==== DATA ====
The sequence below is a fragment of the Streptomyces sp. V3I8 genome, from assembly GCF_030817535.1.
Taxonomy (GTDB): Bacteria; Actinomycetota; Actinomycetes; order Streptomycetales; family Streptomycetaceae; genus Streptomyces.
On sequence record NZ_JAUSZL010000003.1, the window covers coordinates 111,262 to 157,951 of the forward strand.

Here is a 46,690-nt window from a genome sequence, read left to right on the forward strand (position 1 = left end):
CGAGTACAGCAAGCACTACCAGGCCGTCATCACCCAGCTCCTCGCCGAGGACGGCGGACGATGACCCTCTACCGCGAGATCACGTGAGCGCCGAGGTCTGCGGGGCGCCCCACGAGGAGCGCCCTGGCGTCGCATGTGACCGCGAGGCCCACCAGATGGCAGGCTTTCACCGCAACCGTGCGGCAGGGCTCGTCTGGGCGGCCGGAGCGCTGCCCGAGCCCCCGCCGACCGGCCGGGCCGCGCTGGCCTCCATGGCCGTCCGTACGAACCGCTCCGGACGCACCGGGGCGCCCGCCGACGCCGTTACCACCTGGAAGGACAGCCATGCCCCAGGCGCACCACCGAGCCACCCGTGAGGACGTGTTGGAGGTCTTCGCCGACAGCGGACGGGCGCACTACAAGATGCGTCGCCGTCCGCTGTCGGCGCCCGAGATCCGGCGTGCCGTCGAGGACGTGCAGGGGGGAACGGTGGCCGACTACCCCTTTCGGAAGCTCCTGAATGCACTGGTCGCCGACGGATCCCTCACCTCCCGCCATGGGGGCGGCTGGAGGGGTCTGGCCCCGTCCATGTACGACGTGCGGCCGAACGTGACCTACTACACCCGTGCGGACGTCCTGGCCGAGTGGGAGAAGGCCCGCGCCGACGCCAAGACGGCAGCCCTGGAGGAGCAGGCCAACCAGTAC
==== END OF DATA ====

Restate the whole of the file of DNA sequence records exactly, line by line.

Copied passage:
The sequence below is a fragment of the Streptomyces sp. V3I8 genome, from assembly GCF_030817535.1.
Taxonomy (GTDB): Bacteria; Actinomycetota; Actinomycetes; order Streptomycetales; family Streptomycetaceae; genus Streptomyces.
On sequence record NZ_JAUSZL010000003.1, the window covers coordinates 111,262 to 157,951 of the forward strand.

Here is a 46,690-nt window from a genome sequence, read left to right on the forward strand (position 1 = left end):
CGAGTACAGCAAGCACTACCAGGCCGTCATCACCCAGCTCCTCGCCGAGGACGGCGGACGATGACCCTCTACCGCGAGATCACGTGAGCGCCGAGGTCTGCGGGGCGCCCCACGAGGAGCGCCCTGGCGTCGCATGTGACCGCGAGGCCCACCAGATGGCAGGCTTTCACCGCAACCGTGCGGCAGGGCTCGTCTGGGCGGCCGGAGCGCTGCCCGAGCCCCCGCCGACCGGCCGGGCCGCGCTGGCCTCCATGGCCGTCCGTACGAACCGCTCCGGACGCACCGGGGCGCCCGCCGACGCCGTTACCACCTGGAAGGACAGCCATGCCCCAGGCGCACCACCGAGCCACCCGTGAGGACGTGTTGGAGGTCTTCGCCGACAGCGGACGGGCGCACTACAAGATGCGTCGCCGTCCGCTGTCGGCGCCCGAGATCCGGCGTGCCGTCGAGGACGTGCAGGGGGGAACGGTGGCCGACTACCCCTTTCGGAAGCTCCTGAATGCACTGGTCGCCGACGGATCCCTCACCTCCCGCCATGGGGGCGGCTGGAGGGGTCTGGCCCCGTCCATGTACGACGTGCGGCCGAACGTGACCTACTACACCCGTGCGGACGTCCTGGCCGAGTGGGAGAAGGCCCGCGCCGACGCCAAGACGGCAGCCCTGGAGGAGCAGGCCAACCAGTAC